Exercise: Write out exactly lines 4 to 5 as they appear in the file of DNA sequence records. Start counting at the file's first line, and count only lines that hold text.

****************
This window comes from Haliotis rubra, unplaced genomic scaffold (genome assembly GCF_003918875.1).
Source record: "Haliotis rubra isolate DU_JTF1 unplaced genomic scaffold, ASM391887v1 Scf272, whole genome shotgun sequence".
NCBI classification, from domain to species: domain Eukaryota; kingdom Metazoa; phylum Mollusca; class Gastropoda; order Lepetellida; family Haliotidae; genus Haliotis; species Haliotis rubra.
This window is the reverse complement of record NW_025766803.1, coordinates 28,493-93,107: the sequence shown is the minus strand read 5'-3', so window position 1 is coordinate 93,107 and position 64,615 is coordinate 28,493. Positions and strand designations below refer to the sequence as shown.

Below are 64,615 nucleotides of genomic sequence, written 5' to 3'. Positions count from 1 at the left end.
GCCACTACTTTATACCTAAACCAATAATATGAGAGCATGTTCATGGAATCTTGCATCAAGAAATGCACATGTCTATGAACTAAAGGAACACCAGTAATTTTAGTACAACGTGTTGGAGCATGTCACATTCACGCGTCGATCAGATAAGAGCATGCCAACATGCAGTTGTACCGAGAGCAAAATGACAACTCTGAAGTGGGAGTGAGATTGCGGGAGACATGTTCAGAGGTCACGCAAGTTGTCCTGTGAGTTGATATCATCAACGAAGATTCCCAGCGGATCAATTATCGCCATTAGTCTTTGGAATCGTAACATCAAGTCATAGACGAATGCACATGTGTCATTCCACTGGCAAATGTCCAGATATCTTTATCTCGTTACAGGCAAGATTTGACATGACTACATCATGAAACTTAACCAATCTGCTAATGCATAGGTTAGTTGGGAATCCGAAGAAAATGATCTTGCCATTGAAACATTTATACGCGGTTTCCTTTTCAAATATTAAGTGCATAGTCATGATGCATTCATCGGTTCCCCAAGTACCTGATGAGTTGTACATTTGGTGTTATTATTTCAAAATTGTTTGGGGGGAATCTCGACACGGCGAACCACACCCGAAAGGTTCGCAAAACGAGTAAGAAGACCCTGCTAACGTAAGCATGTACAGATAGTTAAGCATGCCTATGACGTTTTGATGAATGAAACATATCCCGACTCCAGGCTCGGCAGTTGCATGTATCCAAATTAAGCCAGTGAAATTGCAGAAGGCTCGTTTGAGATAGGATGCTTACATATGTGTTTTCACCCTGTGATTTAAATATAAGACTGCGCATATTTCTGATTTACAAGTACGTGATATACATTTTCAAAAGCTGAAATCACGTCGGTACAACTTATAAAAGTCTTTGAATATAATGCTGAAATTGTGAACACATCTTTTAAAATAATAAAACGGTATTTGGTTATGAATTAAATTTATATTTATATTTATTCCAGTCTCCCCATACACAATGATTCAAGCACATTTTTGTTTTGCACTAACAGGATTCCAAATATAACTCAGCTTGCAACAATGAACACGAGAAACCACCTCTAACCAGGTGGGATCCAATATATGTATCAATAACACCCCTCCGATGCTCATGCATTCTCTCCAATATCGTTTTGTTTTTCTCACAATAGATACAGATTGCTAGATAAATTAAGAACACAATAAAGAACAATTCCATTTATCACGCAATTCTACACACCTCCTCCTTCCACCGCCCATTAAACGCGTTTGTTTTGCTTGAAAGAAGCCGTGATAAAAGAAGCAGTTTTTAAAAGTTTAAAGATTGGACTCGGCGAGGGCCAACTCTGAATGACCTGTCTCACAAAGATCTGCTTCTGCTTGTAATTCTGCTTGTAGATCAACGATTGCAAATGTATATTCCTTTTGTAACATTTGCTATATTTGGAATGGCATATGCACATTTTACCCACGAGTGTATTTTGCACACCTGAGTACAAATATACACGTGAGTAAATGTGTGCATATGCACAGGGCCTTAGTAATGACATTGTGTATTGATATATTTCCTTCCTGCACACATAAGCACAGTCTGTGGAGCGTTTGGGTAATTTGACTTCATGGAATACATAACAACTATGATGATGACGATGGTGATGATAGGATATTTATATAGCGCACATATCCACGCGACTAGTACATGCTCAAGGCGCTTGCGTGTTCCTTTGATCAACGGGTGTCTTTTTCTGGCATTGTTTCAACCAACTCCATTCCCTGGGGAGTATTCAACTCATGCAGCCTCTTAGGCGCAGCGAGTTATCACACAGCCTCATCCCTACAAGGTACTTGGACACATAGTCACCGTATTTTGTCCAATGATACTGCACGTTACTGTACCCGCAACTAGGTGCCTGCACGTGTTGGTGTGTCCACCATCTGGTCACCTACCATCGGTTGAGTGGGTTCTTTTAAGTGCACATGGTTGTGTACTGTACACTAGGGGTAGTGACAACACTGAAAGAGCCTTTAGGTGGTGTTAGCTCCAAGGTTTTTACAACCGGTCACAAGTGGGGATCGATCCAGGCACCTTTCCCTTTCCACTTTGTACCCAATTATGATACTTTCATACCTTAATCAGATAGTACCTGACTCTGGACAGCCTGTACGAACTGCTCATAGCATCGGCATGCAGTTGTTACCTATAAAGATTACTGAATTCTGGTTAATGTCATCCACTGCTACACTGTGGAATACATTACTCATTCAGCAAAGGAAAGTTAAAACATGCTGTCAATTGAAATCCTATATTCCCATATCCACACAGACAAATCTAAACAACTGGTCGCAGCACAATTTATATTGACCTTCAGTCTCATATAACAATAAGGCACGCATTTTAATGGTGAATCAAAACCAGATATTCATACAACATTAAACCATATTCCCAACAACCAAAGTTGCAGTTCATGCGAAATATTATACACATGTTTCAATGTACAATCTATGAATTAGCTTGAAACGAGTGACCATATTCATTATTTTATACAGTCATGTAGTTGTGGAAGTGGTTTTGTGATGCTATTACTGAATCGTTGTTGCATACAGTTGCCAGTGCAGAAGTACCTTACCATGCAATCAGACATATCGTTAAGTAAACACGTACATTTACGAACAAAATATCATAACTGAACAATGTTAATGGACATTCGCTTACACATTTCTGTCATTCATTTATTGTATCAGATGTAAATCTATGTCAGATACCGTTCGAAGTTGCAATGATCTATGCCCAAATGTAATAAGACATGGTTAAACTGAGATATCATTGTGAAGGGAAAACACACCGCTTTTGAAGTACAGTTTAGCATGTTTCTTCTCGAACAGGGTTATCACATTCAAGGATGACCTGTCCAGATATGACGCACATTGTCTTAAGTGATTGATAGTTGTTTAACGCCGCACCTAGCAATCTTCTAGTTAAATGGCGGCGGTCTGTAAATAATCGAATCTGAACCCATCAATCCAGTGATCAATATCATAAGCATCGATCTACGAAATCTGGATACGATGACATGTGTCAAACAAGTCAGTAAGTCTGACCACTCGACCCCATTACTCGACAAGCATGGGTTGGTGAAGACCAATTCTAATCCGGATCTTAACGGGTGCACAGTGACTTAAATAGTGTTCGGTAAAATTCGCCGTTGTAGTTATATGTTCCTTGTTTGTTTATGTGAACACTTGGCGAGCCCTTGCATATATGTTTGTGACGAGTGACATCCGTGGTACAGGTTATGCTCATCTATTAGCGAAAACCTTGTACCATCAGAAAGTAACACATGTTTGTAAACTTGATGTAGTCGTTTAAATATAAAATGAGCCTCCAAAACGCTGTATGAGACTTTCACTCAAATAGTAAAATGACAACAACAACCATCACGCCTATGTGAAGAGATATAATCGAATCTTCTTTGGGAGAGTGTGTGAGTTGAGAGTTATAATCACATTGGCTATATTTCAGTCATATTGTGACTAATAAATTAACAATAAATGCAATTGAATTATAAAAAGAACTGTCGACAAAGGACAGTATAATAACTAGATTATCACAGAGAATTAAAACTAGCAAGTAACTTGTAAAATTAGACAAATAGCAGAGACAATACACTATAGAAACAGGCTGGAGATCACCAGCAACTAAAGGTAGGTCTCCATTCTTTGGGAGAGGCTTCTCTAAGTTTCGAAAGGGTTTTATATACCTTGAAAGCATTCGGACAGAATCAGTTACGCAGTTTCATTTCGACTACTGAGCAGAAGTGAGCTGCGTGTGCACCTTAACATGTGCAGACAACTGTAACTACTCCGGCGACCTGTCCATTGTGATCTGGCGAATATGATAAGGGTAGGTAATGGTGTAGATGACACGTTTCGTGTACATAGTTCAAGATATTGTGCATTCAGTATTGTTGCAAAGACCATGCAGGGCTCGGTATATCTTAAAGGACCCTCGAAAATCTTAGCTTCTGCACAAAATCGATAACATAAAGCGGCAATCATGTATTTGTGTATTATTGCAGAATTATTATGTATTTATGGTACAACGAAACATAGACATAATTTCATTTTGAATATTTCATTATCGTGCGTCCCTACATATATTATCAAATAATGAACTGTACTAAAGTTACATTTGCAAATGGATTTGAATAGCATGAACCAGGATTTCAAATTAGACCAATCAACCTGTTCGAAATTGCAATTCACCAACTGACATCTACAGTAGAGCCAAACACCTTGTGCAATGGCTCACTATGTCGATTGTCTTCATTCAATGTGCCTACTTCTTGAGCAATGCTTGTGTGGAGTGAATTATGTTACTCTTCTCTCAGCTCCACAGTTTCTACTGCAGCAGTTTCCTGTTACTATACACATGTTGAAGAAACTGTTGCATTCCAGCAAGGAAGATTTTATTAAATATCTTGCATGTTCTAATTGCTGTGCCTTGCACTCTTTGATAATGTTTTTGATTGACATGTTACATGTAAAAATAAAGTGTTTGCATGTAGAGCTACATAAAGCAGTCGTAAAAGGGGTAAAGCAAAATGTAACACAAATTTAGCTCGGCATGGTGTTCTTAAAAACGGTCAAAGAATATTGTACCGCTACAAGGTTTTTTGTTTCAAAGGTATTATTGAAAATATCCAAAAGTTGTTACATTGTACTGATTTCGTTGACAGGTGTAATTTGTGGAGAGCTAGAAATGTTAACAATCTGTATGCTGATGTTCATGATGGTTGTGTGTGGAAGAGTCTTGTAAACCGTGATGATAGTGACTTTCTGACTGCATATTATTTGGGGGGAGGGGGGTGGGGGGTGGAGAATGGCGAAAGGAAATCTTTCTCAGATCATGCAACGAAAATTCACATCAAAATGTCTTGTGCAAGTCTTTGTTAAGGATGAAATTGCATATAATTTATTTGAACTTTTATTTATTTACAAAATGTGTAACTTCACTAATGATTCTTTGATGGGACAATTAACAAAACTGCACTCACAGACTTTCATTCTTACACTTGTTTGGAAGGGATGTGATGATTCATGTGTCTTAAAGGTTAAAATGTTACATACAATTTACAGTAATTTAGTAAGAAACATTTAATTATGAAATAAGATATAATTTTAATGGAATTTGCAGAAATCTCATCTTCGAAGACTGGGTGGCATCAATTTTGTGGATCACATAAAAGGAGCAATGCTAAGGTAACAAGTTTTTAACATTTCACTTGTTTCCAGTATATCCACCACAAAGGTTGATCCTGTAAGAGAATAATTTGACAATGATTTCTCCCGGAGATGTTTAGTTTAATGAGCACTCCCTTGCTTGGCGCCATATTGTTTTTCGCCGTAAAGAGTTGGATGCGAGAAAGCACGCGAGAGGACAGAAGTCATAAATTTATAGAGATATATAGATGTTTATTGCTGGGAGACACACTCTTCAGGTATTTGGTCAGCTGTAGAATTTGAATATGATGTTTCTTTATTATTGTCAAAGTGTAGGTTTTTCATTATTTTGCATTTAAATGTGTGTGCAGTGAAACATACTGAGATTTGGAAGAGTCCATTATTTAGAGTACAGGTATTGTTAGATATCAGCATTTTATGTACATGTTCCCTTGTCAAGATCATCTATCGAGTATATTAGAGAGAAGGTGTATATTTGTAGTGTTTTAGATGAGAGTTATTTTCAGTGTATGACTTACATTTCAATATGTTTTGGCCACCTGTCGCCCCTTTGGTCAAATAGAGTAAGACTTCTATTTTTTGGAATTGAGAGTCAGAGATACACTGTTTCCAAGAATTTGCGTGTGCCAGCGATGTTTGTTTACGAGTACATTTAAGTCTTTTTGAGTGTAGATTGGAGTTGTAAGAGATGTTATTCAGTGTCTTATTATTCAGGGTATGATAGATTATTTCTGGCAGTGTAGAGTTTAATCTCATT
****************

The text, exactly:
This window is the reverse complement of record NW_025766803.1, coordinates 28,493-93,107: the sequence shown is the minus strand read 5'-3', so window position 1 is coordinate 93,107 and position 64,615 is coordinate 28,493. Positions and strand designations below refer to the sequence as shown.

Below are 64,615 nucleotides of genomic sequence, written 5' to 3'. Positions count from 1 at the left end.